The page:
Friday, August 29, 2014

A Teen and Her 504

We completed our final back-to-school meeting at 8:00 a.m. today.

In planning the meeting, I thought a lot about where we are in our t1d journey.  Oldest daughter is heading into eighth grade and this will be her last middle school year.  While I do not expect her to hold all of the t1d reins, I do want to continue to empower her and gently lead her to the independence that college and living on her own will require.

Sigh.  Did I just say 'living on her own'?  That's some scary stuff for me, friends.  The reality is that I do know that it will happen one day.  I am also savvy enough to coax a gentle landing to independence than a fiery crash.

So after thinking about that (and the fact that I have five years left with her) I did a couple of things differently.

Instead of me working by myself to update her care plan, I asked oldest daughter to join me.  I told her that I wanted to hear her ideas and thoughts of how the previous year had gone.  What things would she keep, change or add?  Looking at me with wide eyes, she gladly and happily jumped right in.

Her idea was to start thinking back to September, 2013 and sorting through each class experience (she had about 10 different teacher experiences to remember).  After reviewing the year and taking notes, we then went through the 504, identifying any changes.  And she LOVED being a part of the process. And a I LOVED her helping.  Most especially, as we were able to remember some really great parts of her 7th grade year.

After our story telling/review session, we sent an email to her 504 coordinator and asked for a meeting.  We did this together, so that I could help model a way to ask for what she needed.  One day, she will need to set up doctor appointments or perhaps meet with college administration.  Some communications will require phone skills, but for this, an email was enough.  It was simple, with just a few back and forth messages to acquire a date and time.

Prior to the day of the meeting, we talked about who should do what.  She wanted to take a stab at reviewing the documents and I agreed to handle the glucagon injection training.  We also both felt that at any time one of us had something to add, we could speak up.  I also wanted to set that ground rule so that she didn't feel like mom was taking over or that she was messing something up.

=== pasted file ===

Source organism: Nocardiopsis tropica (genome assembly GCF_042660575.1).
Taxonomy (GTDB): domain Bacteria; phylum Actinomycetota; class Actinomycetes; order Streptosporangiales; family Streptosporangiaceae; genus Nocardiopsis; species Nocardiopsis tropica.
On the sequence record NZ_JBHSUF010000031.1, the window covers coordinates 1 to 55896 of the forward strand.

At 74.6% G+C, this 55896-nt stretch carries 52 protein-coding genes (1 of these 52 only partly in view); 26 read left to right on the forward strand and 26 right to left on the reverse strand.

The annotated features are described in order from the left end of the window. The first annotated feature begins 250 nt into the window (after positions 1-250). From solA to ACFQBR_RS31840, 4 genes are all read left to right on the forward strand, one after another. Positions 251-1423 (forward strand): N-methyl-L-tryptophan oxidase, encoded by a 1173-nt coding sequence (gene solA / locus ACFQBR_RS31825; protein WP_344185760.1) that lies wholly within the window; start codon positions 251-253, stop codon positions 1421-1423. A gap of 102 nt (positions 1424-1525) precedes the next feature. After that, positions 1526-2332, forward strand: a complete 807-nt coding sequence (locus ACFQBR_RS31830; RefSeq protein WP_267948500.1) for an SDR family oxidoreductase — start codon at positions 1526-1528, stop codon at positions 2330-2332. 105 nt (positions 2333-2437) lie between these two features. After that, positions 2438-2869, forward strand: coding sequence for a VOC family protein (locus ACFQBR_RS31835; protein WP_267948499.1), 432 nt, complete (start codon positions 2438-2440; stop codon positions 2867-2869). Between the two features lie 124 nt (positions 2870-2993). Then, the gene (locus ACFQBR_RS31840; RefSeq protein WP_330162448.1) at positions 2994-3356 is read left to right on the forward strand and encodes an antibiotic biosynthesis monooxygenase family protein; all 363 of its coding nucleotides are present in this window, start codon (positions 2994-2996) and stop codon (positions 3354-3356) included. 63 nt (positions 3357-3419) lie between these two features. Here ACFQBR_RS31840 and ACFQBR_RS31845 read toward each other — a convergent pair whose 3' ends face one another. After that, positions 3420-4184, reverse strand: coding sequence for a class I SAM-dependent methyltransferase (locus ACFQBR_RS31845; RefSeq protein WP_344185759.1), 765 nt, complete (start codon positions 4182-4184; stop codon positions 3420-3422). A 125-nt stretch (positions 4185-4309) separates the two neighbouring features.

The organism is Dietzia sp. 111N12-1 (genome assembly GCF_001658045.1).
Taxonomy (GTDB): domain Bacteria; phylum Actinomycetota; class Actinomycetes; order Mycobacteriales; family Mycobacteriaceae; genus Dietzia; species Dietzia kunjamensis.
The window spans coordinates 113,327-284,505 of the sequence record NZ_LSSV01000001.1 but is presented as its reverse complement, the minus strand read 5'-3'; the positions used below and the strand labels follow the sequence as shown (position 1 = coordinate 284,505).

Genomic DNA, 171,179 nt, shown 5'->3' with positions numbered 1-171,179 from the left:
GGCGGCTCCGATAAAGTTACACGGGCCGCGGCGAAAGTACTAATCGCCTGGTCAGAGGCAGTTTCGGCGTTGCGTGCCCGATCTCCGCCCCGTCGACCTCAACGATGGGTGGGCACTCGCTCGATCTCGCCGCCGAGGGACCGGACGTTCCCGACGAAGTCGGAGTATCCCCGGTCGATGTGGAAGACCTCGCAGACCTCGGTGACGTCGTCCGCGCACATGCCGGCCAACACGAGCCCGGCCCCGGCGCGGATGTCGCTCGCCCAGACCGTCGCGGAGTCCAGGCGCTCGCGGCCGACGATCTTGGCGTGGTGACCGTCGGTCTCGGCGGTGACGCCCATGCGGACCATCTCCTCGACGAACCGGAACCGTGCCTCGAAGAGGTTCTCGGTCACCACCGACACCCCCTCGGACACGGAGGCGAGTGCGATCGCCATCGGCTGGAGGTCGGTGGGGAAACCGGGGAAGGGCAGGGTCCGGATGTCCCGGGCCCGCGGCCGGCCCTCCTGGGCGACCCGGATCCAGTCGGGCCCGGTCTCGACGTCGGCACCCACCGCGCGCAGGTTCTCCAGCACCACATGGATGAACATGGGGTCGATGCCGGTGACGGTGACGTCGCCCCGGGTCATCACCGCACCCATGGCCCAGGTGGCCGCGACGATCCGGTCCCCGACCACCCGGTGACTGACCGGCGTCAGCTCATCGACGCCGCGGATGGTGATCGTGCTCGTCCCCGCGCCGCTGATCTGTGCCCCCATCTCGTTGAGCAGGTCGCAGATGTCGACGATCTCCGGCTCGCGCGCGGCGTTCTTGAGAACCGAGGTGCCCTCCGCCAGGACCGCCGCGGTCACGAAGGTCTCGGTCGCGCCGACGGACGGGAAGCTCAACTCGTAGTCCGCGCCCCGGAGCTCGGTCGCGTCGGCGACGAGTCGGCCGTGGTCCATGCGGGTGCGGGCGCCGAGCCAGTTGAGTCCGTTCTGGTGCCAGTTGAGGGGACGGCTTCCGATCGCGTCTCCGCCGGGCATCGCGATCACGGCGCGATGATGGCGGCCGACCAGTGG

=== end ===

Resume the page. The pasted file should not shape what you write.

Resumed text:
Finally, this morning we headed to our meeting.  Nervous but excited, oldest daughter pulled out the 504 to begin the review.  She stumbled a bit but quickly gained momentum the more that she spoke.  By the end, she was relaxed (and probably relieved) and empowered.

She did it.

Yes, she did it.

Not just mom or dad or the 504 Coordinator.  Instead, our smart little teenager.

She wasn't ready last year or the years before.  Today she was.  And from now until college, we will have more of these moments.  Gently guided, carefully planned and probably a few surprises.  Through them all, she is going to find her way to independence.

This is how I know that it is ok to let go.

Wednesday, August 27, 2014

Back to School Pats On the Back

When they were both in elementary school... giggling at the apples for the teacher!

Like most families, we have been busy preparing for our daughters to start back to school.

I won't belabor the fact that this is one of the most time-consuming preparation endeavors we deal with all year (insert major sigh) because you already know that.

And quite possibly, the most stressful.

I suspect that you already know that too.

With opinions on how to do everything coming from social media, other families, doctors, teachers or even blogs like mine, it tends to make things even worse.  

True story - I even felt it last night while sifting through the various T1D groups that I belong too.  Almost every page on my Facebook was filled with a tearful horror story over a school nurse, a child's poorly accepted 504 or just posts from scared parents, unsure of how to send their child off.  It freaked me out so much that I actually emailed a friend this morning to be reminded of how to handle a bad situation.  Noting that we have NEVER EVEN HAD A BAD SITUATION IN EIGHT YEARS!

I get it.

At one time I was in the same position with a newly dx three year-old about to head to pre-school.

It.was.hard.  Like-wanting-to-run-away-and-skip-school-forever-HARD.

But we got through it.  Never once would I tell anyone that it was a perfect experience (and it wouldn't have been even without T1D), but I learned a ton.  The next year for Kindergarten was even better and a year after that, with TWO DAUGHTERS diagnosed, I was ready to start writing the blog, because life was that much better.

Over time, I have also learned not to compare the way that WE are doing it ('IT' being living with T1D) with the way OTHER PEOPLE are doing it.  The temptation is there to compare with T1D families, doctors, teachers or even bloggers over what needs to happen to be successful and that is just a bunch hooey.  Letting go of that will help free you of not only keeping up with the Jones, but also to realize that you are doing just fine.  And my friends in blog land, whether you feel it or not, you really are doing just fine.  (and after patting yourself on the back, feel free to ignore me :) )